The BIA next added that the three robberies Chand suffered
did not rise to the level of persecution and were not on
account of a protected ground, and that Chand's testimony
about the burning of his temple also did not show that the
occurrence was on account of a protected ground, as opposed
to the product of "general conditions of violence."13

Chand timely appealed.


Because Chand was placed in deportation proceedings prior
to April 1, 1997, and his deportation order became final after
October 30, 1996, his case is governed by the transitional
10 For the latter proposition, the BIA cited Prasad v. INS, 47 F.3d 336
(9th Cir. 1995) (K. Prasad). As we explain below, that case does not sup-
port the proposition for which the BIA cited it. Moreover, an event that
does not constitute persecution when viewed in isolation may contribute
to such a finding when viewed as part of a pattern of conduct.
11 It is apparent from the record that Chand was simply in error in identi-
fying the date of the event as 1992. It is clear that there was no attempt
at deception. In his affidavit, Chand had stated that the assault occurred
in 1991.
12 The BIA neglected to discuss Chand's testimony that he was beaten
during this incident. See also supra n.10.
13 The BIA also stated that Chand did not state who burned the temple.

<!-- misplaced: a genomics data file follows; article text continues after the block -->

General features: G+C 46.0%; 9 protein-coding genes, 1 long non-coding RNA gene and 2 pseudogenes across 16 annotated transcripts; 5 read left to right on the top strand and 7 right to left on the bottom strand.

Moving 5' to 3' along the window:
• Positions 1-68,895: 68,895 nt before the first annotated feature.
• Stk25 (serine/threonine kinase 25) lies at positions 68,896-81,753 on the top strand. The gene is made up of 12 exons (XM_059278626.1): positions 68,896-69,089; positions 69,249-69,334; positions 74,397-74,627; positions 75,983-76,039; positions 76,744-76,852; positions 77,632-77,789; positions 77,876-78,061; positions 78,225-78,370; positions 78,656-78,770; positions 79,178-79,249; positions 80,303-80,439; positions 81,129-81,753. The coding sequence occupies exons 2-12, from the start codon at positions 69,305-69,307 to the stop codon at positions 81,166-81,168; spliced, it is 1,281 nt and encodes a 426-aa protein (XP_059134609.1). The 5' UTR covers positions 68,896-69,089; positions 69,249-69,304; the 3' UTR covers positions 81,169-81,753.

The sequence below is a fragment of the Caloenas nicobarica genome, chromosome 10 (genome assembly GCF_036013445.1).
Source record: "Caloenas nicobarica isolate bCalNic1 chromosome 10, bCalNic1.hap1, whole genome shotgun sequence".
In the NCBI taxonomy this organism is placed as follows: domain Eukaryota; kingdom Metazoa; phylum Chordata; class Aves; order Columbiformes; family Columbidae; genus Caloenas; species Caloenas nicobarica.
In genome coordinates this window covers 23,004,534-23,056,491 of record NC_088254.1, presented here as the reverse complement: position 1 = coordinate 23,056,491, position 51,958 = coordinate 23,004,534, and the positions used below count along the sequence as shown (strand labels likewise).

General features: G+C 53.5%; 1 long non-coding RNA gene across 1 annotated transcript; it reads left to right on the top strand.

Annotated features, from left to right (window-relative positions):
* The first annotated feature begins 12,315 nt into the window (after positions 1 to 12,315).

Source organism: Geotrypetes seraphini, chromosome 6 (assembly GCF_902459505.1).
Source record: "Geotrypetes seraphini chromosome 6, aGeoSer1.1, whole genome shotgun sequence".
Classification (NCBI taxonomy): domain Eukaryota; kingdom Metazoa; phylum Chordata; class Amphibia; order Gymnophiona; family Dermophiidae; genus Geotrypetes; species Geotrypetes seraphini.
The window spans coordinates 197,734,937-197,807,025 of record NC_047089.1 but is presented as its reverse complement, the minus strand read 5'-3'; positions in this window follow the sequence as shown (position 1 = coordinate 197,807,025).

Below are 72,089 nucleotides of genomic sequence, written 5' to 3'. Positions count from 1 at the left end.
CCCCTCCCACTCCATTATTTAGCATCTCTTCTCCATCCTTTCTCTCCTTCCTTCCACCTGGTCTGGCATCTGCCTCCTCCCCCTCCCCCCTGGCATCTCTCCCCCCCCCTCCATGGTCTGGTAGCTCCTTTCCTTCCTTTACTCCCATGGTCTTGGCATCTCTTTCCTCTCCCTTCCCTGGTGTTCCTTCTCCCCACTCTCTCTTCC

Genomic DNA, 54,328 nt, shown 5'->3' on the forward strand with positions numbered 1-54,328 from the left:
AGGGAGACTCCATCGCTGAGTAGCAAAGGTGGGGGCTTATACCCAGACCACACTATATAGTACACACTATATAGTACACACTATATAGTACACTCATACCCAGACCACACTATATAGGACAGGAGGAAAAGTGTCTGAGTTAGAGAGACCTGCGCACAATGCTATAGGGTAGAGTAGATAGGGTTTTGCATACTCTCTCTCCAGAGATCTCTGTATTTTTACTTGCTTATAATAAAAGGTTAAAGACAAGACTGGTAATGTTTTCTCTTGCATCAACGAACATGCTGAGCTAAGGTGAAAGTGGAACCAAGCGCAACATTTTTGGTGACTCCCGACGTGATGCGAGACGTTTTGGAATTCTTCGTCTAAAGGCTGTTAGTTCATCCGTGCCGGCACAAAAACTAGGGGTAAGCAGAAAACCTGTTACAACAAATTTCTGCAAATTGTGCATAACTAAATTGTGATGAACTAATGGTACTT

This was incorrect, as Chand clearly stated that the Fijian military burned


rules of the Illegal Immigration Reform and Immigrant
Responsibility Act of 1996 (IIRIRA). Therefore, we have
jurisdiction to consider his petition for review under 8 U.S.C.
S 1105a as amended by IIRIRA S 309(c)(4).

Petitions for review from BIA decisions in asylum cases
are reviewed under the substantial evidence standard. We
review the BIA's legal determinations in accordance with the
principles outlined in Chevron USA, Inc. v. Natural Resources
Defense Council, Inc., 467 U.S. 837 (1984). See INS v.
Aguirre-Aguirre, 119 S.Ct. 1439, 1445 (1999). We will
reverse the BIA's decision that an applicant is ineligible for
asylum only if "a reasonable fact-finder would have to con-
clude that the requisite fear of persecution existed." INS v.
Elias-Zacarias, 502 U.S. 478, 481 (1992).

[1] Because several recent decisions of this court have
exhaustively described the eligibility requirements for asylum
applicants, we will not describe those requirements in detail.
See Navas v. INS, _______ F.3d _______, _______, 2000 WL 780997, at *4-